Consumers receive hundreds of credit card offers annually, and finding the best deal can be confusing. But two Green Country women say when they signed up for a new credit card, it turned into a costly problem. "After having a bit of damaged credit before, I thought about the cheap interest rate with only a $49 fee to open the account," said Kathy Portley. "It wouldn't be a problem."
But Portley says she's had nothing but problems since she signed up for a Providian credit card last February. "I am very frustrated, very, very upset," she said. Upset that the company charged her late fees although she says she was never late and Providian made an error. She also says she's only charged about $200, but the company's charged her more than $300 in fees. Portley says she complained but it hasn't helped. She pays every month, but she says she can't get ahead because they keep adding fees. "I needed a credit card to establish my credit," said Portley.
Heather Parker signed up for a Providian MasterCard to establish her credit. But she says Providian charged her fees before she even got the card. "They were charging me $119 for some Price-pro advantage fee which I didn't sign up for and didn't need," said Parker. "And a health advantage for $149 which I didn't need because I had that from work." She's been fighting with the company to clear it up, but paying extra each month to avoid credit problems.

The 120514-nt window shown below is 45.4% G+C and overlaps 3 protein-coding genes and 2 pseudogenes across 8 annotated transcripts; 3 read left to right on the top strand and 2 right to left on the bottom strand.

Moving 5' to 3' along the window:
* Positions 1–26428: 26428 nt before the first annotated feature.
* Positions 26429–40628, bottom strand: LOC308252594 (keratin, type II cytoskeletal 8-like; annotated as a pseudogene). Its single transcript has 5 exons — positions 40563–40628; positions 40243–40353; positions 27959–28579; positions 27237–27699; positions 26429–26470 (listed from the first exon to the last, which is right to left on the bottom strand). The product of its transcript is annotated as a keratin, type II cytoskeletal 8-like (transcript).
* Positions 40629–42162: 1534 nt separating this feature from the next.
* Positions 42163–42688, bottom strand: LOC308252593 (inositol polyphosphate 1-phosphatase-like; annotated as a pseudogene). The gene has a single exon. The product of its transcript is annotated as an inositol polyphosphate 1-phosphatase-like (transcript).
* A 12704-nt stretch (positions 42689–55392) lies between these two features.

There are others out there like Portley and Parker. Hundreds of people have filed individual lawsuits against the California-based company. Now two law firms have joined forces to file a class action lawsuit. The firms say Providian targets people with bad credit or no credit. The lawsuit accuses Providian of unfair business practices and fraud, including complaints about excessive late fees and add-on fees for such services as credit protection, a health advantage club for discounted health care, and price pro which promises discounts on products and services. Many customers say they were billed for those extra services even though they never ordered them.
Providian Financial didn't comment on the lawsuit, but faxed us a statement that says in part: "Our customer service has sometimes fallen short of our standards, but every day our employees are making an effort to change that." Providian also says it will "reverse any late fees a customer felt was wrongly assessed" and will "cancel any membership service and refund the fees for up to a full year."
But Portley says she hasn't gotten anywhere with Providian, so she plans to join the lawsuit. "I can see that it's wrong and I will be able to prove that it's wrong," said Portley. "But in the meantime, I'm having to pay the bills." In the end, she hopes Providian will have to pay for what it did to her.
If you have complaints about any credit card, call the U.S. Comptroller of the Currency at 1-800-613-6743.
Law Firm of Cohen, Milstein, Hausfield & Toll
Web site at http://www.cmht.com
Credit Card Information Web Siteshttp://www.bankrate.comhttp://www.consumeraction.com